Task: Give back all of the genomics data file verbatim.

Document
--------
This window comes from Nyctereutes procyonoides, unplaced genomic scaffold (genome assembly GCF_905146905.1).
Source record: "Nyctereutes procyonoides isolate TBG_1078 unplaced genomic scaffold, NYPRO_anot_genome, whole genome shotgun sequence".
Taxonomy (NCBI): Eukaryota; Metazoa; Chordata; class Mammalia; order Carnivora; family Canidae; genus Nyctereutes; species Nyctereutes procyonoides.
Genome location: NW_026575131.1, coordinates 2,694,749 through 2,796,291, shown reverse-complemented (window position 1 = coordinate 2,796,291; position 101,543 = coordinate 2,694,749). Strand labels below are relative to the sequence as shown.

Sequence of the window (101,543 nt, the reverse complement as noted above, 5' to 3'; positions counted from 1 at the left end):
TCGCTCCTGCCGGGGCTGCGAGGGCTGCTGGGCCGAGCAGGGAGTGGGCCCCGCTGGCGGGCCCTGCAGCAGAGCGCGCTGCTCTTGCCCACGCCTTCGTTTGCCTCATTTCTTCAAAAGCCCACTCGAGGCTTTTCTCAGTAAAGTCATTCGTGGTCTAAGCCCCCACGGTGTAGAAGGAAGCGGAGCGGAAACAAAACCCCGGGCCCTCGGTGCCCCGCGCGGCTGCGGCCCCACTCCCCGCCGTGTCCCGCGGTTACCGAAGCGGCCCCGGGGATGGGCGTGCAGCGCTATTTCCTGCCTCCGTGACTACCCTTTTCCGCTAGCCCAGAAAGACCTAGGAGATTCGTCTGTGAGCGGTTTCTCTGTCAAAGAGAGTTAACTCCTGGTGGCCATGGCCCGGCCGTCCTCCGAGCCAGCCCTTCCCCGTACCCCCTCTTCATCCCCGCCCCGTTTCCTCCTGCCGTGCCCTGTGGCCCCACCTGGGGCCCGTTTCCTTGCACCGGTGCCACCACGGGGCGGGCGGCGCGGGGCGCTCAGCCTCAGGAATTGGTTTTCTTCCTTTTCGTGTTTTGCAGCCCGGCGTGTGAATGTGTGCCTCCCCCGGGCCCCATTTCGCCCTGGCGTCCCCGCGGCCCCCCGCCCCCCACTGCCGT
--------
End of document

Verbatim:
This window comes from Nyctereutes procyonoides, unplaced genomic scaffold (genome assembly GCF_905146905.1).
Source record: "Nyctereutes procyonoides isolate TBG_1078 unplaced genomic scaffold, NYPRO_anot_genome, whole genome shotgun sequence".
Taxonomy (NCBI): Eukaryota; Metazoa; Chordata; class Mammalia; order Carnivora; family Canidae; genus Nyctereutes; species Nyctereutes procyonoides.
Genome location: NW_026575131.1, coordinates 2,694,749 through 2,796,291, shown reverse-complemented (window position 1 = coordinate 2,796,291; position 101,543 = coordinate 2,694,749). Strand labels below are relative to the sequence as shown.

Sequence of the window (101,543 nt, the reverse complement as noted above, 5' to 3'; positions counted from 1 at the left end):
TCGCTCCTGCCGGGGCTGCGAGGGCTGCTGGGCCGAGCAGGGAGTGGGCCCCGCTGGCGGGCCCTGCAGCAGAGCGCGCTGCTCTTGCCCACGCCTTCGTTTGCCTCATTTCTTCAAAAGCCCACTCGAGGCTTTTCTCAGTAAAGTCATTCGTGGTCTAAGCCCCCACGGTGTAGAAGGAAGCGGAGCGGAAACAAAACCCCGGGCCCTCGGTGCCCCGCGCGGCTGCGGCCCCACTCCCCGCCGTGTCCCGCGGTTACCGAAGCGGCCCCGGGGATGGGCGTGCAGCGCTATTTCCTGCCTCCGTGACTACCCTTTTCCGCTAGCCCAGAAAGACCTAGGAGATTCGTCTGTGAGCGGTTTCTCTGTCAAAGAGAGTTAACTCCTGGTGGCCATGGCCCGGCCGTCCTCCGAGCCAGCCCTTCCCCGTACCCCCTCTTCATCCCCGCCCCGTTTCCTCCTGCCGTGCCCTGTGGCCCCACCTGGGGCCCGTTTCCTTGCACCGGTGCCACCACGGGGCGGGCGGCGCGGGGCGCTCAGCCTCAGGAATTGGTTTTCTTCCTTTTCGTGTTTTGCAGCCCGGCGTGTGAATGTGTGCCTCCCCCGGGCCCCATTTCGCCCTGGCGTCCCCGCGGCCCCCCGCCCCCCACTGCCGT